To take that amount of pressure, you want to make sure that balcony railing posts are bolted in place. Yet, wood railings are often nailed in place, Barker says. “Nails don't have the sheer strength or the withdrawal resistance that you would have with a bolt.” Even with bolts, you have to consider what it is being bolted into and how it is secured, he adds.
In addition to the posts, check to see whether the guard rail is properly secured to the building. If the guard rail is attached by masonry anchors that secure it to the building, make sure that the anchors are not pulling loose or the brick is not breaking. If the railing is steel, look for rust where the steel post goes down into the concrete. Because that is an area that often is not painted or primed, it can be prone to rusting, Barker points out.
If you have wooden railings, check for decaying wood. Rotting most often occurs at places where water can seep into the wood, so carefully check anywhere that nails or screws penetrate the wood.
Inspection Frequency Depends on Materials, Location
“If there is one thing that will degrade a building, it's lack of attention,” says Barker. “When I find major issues in a building, they are usually due to improperly installed components or neglect.”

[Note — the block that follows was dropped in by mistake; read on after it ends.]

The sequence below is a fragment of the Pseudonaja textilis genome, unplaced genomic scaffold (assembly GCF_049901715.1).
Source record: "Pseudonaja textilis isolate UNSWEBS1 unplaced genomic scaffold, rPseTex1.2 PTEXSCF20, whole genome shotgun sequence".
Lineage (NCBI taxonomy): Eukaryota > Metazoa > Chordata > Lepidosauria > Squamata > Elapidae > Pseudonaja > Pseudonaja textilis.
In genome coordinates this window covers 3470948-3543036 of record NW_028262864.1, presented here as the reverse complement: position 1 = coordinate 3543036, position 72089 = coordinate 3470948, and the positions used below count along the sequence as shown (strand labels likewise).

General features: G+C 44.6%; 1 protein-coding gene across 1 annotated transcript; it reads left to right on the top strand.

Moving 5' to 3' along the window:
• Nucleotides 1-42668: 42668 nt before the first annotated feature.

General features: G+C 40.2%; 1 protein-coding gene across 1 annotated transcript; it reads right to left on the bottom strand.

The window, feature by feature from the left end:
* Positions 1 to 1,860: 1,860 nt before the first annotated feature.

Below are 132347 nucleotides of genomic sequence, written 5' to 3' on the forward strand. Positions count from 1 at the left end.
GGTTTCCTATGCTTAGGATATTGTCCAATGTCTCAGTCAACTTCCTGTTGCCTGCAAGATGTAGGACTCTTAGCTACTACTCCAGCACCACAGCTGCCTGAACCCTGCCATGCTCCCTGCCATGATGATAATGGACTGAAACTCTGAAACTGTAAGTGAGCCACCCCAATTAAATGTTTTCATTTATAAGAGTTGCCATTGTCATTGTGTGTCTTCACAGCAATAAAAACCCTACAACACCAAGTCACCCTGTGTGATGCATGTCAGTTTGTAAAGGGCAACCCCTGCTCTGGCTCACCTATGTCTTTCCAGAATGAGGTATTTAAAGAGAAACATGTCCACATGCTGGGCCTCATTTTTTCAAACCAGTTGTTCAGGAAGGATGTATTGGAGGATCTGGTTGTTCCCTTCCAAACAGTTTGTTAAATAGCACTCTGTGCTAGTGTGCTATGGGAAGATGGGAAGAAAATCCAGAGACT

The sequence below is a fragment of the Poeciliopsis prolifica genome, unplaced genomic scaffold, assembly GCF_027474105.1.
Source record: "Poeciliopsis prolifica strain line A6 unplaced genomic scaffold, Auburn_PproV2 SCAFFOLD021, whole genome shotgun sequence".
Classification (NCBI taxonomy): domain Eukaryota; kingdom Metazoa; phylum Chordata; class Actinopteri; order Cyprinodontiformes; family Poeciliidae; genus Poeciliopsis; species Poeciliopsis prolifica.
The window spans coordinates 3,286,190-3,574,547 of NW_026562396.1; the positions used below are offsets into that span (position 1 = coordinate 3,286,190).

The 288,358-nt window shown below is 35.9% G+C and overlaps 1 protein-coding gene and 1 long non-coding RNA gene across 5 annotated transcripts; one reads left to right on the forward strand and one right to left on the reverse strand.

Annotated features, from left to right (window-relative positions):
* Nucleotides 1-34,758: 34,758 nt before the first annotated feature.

So how often should you inspect balconies and railings to ensure that they don't fall into disrepair? The frequency will depend largely on the type of materials used and your local weather situation, says Paarlberg. For instance, if you have metal railings and your building is in a high-humidity area, such as Louisiana, or in a high-snow and -rain area like Seattle, or in a deep-freeze location like Chicago, then she suggests inspecting railings twice a year—both before and after the winter season. Buildings with wood railings that are located in an area where termites are found may also require more frequent inspections.
Notify Residents of Damage Immediately
If you find any damage to balcony railings, immediately notify the residents not to use the balcony until the railing can be fixed. Then make sure that the repairs are made as quickly as possible—especially during the summer months, when residents may be less likely to comply with a request to stay off their balconies.
Educate Residents on Balcony Safety
Probably the best protection against accidents, injury, and death from balcony falls is resident education.
“We try to do everything we can to provide at least a minimal level of safety in the code, but there is no way to address every possible scenario that might happen,” says Paarlberg.
Be aware of places where children can find handholds and footholds to climb balcony railings. Educate residents, especially parents of small children, about the dangers of placing benches, chairs, or tables that children can climb on top of next to balcony guards.
“Balcony safety is a combination of proper construction, regular maintenance, and educating residents on the key safety issues,” says Paarlberg. “If you can accomplish all three, then you can limit the accidents as much as possible.”
Kim Paarlberg: Senior Staff Architect, Technical Services Division, International Code Council; (888) 422-7233; www.iccsafe.org.